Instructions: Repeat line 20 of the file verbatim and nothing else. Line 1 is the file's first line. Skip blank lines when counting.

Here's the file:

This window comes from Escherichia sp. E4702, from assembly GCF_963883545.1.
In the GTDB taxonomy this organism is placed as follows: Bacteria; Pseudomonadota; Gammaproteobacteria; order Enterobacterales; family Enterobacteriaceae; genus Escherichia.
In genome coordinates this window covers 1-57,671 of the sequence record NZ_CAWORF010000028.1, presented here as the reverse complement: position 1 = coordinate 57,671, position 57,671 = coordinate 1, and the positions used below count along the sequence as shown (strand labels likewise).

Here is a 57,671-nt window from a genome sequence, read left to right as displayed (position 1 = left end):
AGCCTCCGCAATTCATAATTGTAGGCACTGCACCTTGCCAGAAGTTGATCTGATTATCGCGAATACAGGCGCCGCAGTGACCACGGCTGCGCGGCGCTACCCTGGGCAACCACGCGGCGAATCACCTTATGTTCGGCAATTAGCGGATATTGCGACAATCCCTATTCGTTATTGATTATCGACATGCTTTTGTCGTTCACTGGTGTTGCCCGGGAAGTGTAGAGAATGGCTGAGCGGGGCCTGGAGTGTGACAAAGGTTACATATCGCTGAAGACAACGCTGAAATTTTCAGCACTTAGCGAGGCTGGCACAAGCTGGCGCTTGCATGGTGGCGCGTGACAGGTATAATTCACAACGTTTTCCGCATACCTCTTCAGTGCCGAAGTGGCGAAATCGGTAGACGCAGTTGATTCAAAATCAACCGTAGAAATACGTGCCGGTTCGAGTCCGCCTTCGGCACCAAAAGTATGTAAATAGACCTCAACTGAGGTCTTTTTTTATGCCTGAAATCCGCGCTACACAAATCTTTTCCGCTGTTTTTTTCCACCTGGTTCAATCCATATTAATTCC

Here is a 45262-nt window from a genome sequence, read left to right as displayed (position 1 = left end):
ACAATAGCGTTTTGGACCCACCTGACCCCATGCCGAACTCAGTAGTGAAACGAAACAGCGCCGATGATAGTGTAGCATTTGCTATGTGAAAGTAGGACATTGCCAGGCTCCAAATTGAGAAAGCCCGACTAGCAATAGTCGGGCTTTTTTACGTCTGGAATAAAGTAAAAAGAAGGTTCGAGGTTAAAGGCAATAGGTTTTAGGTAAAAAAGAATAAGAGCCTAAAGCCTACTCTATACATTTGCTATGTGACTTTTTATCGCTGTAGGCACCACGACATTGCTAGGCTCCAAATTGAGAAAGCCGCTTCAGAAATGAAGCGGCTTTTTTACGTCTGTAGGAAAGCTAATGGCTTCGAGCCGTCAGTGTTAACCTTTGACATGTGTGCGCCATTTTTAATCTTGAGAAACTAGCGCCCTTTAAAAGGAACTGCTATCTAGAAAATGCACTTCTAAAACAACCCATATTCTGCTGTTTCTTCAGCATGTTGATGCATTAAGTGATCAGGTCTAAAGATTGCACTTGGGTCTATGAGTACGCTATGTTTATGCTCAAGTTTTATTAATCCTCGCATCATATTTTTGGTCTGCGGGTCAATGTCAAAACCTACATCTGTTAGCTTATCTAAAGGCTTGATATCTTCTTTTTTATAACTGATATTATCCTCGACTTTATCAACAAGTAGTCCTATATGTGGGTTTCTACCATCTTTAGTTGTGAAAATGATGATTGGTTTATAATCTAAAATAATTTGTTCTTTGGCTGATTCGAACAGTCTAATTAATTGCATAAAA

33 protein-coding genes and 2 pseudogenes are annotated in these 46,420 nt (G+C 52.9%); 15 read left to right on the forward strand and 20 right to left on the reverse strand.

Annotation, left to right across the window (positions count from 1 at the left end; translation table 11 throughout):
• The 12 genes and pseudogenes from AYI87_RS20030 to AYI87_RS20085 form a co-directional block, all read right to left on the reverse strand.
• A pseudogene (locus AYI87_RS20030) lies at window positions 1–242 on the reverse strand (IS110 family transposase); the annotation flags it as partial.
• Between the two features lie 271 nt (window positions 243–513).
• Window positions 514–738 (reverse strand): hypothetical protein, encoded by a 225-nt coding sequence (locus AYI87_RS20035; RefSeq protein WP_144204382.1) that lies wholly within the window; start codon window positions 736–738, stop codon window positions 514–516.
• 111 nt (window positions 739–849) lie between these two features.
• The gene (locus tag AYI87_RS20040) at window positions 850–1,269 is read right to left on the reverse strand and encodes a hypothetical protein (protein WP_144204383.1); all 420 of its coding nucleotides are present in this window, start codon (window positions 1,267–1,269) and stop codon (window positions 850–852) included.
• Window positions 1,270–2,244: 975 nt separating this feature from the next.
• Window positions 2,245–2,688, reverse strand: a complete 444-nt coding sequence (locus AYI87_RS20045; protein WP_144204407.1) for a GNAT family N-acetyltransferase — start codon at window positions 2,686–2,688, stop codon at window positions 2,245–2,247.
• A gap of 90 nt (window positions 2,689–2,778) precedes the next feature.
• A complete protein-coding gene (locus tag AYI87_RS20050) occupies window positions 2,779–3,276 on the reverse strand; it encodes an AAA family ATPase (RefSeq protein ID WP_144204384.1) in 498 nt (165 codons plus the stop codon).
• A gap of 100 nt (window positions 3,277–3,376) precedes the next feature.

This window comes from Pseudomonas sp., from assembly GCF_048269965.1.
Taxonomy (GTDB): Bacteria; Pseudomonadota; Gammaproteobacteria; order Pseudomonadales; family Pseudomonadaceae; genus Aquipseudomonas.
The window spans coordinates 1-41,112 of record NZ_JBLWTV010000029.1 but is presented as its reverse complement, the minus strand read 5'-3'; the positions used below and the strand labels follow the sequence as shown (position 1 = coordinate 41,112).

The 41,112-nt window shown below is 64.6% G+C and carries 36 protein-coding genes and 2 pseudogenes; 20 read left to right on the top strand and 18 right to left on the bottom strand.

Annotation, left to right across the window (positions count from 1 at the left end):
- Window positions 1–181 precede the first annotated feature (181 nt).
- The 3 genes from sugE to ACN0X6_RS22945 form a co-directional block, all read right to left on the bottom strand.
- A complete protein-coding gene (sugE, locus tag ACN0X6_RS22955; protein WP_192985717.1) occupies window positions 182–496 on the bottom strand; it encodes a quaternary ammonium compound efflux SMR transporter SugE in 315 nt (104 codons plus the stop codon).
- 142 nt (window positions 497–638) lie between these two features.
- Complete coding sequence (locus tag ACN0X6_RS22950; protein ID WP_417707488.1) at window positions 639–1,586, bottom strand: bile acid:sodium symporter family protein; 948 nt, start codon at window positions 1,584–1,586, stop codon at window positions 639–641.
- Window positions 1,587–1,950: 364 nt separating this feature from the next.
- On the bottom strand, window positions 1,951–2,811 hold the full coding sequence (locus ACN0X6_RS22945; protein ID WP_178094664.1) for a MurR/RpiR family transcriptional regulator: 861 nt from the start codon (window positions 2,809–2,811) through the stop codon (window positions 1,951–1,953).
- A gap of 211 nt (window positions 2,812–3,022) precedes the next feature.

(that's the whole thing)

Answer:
• A gap of 100 nt (window positions 3,277–3,376) precedes the next feature.